International reach

Barbour Scholars 1942-43. (Photo courtesy of the Bentley Historical Library)

The University of Michigan can trace its global reach to the late 1840s and neighboring Canada, home of the first international student, and China, where Judson Collins — a member of the first graduating class — traveled as a missionary. This launched a legacy of global connections. President James B. Angell served the U.S. government as minister to China in 1880-81. The first student from Asia (Japan) enrolled in 1872, the first from Puerto Rico in 1877 and the first from Africa in 1884. By the early 1900s U-M was among the top three U.S. universities with Chinese student enrollment; the Barbour Scholarships have supported women students from Asian countries for nearly 100 years. Today, U-M routinely leads the country in students receiving Fulbright grants to study internationally.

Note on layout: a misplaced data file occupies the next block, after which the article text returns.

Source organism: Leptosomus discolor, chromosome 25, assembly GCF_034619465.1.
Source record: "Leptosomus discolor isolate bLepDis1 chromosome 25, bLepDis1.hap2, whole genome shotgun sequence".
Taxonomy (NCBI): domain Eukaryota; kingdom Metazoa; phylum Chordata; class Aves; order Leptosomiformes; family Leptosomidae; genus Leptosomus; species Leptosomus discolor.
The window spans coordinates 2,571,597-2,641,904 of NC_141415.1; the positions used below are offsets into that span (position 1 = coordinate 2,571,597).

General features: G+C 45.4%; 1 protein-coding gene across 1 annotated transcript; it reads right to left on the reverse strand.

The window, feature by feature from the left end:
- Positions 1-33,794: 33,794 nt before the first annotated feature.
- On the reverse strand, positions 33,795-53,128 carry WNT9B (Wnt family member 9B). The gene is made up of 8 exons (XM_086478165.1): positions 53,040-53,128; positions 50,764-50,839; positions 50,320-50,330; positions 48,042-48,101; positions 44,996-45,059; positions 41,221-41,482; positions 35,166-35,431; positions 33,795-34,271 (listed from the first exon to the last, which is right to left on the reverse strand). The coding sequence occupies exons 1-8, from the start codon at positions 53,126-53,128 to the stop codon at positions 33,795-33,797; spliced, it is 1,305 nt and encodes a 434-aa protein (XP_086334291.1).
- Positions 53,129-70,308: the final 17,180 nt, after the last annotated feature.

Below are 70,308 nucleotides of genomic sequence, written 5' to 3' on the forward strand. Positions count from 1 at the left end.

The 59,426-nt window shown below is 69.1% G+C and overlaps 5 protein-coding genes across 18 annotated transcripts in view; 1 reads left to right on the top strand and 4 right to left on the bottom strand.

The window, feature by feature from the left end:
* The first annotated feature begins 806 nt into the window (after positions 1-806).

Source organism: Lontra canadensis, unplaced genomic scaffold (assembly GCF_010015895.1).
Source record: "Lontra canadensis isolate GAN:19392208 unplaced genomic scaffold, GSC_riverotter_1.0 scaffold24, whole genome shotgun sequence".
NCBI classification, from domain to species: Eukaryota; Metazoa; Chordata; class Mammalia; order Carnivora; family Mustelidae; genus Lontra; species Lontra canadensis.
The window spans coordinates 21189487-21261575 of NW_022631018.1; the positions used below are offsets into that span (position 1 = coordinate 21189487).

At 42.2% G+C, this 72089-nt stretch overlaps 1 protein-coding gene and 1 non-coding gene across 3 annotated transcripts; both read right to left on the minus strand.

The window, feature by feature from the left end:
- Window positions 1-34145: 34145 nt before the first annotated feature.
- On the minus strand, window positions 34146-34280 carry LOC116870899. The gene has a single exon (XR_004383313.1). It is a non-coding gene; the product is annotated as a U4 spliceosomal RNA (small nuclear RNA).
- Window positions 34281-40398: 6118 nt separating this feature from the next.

— Photo and text are presented at the U-M Bicentennial website


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